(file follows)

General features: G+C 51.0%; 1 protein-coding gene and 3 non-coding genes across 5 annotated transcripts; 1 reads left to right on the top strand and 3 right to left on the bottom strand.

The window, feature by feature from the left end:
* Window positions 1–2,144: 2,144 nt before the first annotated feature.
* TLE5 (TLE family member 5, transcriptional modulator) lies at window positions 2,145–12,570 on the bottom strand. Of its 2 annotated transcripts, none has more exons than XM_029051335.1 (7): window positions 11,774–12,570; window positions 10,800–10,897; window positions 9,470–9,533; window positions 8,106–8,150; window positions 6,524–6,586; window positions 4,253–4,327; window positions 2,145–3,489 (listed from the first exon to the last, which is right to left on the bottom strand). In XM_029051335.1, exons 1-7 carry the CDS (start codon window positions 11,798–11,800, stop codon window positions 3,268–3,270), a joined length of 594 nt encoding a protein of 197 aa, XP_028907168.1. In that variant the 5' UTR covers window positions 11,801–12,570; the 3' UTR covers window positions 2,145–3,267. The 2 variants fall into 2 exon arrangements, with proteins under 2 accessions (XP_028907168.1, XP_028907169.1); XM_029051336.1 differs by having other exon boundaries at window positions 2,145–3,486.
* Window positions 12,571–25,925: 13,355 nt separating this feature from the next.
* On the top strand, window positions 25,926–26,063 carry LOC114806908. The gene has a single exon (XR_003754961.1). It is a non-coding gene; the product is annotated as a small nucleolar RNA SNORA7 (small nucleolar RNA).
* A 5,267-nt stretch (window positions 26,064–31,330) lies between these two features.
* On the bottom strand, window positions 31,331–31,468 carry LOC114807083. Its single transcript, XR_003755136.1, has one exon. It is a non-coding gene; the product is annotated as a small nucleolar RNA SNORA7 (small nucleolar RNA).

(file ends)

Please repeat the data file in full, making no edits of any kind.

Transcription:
General features: G+C 51.0%; 1 protein-coding gene and 3 non-coding genes across 5 annotated transcripts; 1 reads left to right on the top strand and 3 right to left on the bottom strand.

The window, feature by feature from the left end:
* Window positions 1–2,144: 2,144 nt before the first annotated feature.
* TLE5 (TLE family member 5, transcriptional modulator) lies at window positions 2,145–12,570 on the bottom strand. Of its 2 annotated transcripts, none has more exons than XM_029051335.1 (7): window positions 11,774–12,570; window positions 10,800–10,897; window positions 9,470–9,533; window positions 8,106–8,150; window positions 6,524–6,586; window positions 4,253–4,327; window positions 2,145–3,489 (listed from the first exon to the last, which is right to left on the bottom strand). In XM_029051335.1, exons 1-7 carry the CDS (start codon window positions 11,798–11,800, stop codon window positions 3,268–3,270), a joined length of 594 nt encoding a protein of 197 aa, XP_028907168.1. In that variant the 5' UTR covers window positions 11,801–12,570; the 3' UTR covers window positions 2,145–3,267. The 2 variants fall into 2 exon arrangements, with proteins under 2 accessions (XP_028907168.1, XP_028907169.1); XM_029051336.1 differs by having other exon boundaries at window positions 2,145–3,486.
* Window positions 12,571–25,925: 13,355 nt separating this feature from the next.
* On the top strand, window positions 25,926–26,063 carry LOC114806908. The gene has a single exon (XR_003754961.1). It is a non-coding gene; the product is annotated as a small nucleolar RNA SNORA7 (small nucleolar RNA).
* A 5,267-nt stretch (window positions 26,064–31,330) lies between these two features.
* On the bottom strand, window positions 31,331–31,468 carry LOC114807083. Its single transcript, XR_003755136.1, has one exon. It is a non-coding gene; the product is annotated as a small nucleolar RNA SNORA7 (small nucleolar RNA).